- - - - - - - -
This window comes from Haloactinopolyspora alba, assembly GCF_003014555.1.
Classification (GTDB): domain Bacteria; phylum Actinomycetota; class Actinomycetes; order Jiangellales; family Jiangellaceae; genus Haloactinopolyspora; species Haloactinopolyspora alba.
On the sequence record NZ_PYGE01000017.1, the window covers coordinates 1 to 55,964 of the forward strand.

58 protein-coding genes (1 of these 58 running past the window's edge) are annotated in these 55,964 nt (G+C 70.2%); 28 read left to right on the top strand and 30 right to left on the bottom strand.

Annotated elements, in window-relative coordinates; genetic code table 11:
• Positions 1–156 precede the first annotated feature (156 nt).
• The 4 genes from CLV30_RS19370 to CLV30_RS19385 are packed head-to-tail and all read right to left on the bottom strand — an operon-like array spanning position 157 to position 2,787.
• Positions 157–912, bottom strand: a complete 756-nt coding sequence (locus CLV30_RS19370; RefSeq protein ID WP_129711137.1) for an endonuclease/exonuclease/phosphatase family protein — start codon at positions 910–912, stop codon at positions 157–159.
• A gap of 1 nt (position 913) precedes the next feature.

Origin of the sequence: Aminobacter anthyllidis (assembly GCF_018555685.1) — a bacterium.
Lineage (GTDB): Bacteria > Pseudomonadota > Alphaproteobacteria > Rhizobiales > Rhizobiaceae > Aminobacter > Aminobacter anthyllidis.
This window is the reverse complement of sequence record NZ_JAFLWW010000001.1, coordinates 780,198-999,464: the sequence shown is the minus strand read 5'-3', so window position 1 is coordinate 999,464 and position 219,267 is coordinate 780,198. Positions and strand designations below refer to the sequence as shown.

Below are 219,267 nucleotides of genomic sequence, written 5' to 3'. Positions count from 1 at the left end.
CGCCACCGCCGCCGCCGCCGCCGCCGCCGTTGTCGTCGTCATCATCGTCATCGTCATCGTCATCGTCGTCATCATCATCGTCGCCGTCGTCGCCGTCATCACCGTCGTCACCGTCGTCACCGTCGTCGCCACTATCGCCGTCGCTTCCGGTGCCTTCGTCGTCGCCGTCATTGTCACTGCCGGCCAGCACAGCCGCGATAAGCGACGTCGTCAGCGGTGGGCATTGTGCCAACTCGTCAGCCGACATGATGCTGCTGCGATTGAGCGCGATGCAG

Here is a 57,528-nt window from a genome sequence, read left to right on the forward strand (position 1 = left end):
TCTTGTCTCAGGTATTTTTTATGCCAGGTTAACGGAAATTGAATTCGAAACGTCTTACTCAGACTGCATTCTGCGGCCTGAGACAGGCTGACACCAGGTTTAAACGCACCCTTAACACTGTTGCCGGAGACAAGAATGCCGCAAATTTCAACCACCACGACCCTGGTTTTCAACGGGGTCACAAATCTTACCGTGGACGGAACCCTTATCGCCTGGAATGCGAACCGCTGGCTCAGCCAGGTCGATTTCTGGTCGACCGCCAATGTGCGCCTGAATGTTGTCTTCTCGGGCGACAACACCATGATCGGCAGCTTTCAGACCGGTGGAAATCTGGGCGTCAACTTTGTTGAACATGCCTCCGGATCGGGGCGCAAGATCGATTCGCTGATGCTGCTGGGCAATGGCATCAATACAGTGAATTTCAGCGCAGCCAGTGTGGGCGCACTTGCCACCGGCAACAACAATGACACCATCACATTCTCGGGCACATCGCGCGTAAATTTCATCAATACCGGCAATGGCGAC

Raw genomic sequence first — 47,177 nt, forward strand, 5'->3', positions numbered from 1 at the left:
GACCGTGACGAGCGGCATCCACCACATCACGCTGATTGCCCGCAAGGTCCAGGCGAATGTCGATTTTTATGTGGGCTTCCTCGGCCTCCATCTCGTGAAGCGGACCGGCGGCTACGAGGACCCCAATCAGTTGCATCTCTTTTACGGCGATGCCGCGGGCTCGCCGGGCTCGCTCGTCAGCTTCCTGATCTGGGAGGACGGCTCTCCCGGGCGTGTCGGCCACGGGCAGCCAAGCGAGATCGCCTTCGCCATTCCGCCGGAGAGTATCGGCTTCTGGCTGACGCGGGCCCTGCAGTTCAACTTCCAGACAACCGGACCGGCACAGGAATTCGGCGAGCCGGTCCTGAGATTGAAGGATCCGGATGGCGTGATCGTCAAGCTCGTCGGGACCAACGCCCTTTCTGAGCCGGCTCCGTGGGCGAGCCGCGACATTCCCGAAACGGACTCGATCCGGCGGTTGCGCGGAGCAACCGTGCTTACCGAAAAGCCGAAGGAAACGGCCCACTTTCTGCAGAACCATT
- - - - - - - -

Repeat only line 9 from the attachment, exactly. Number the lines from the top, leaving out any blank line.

• A gap of 1 nt (position 913) precedes the next feature.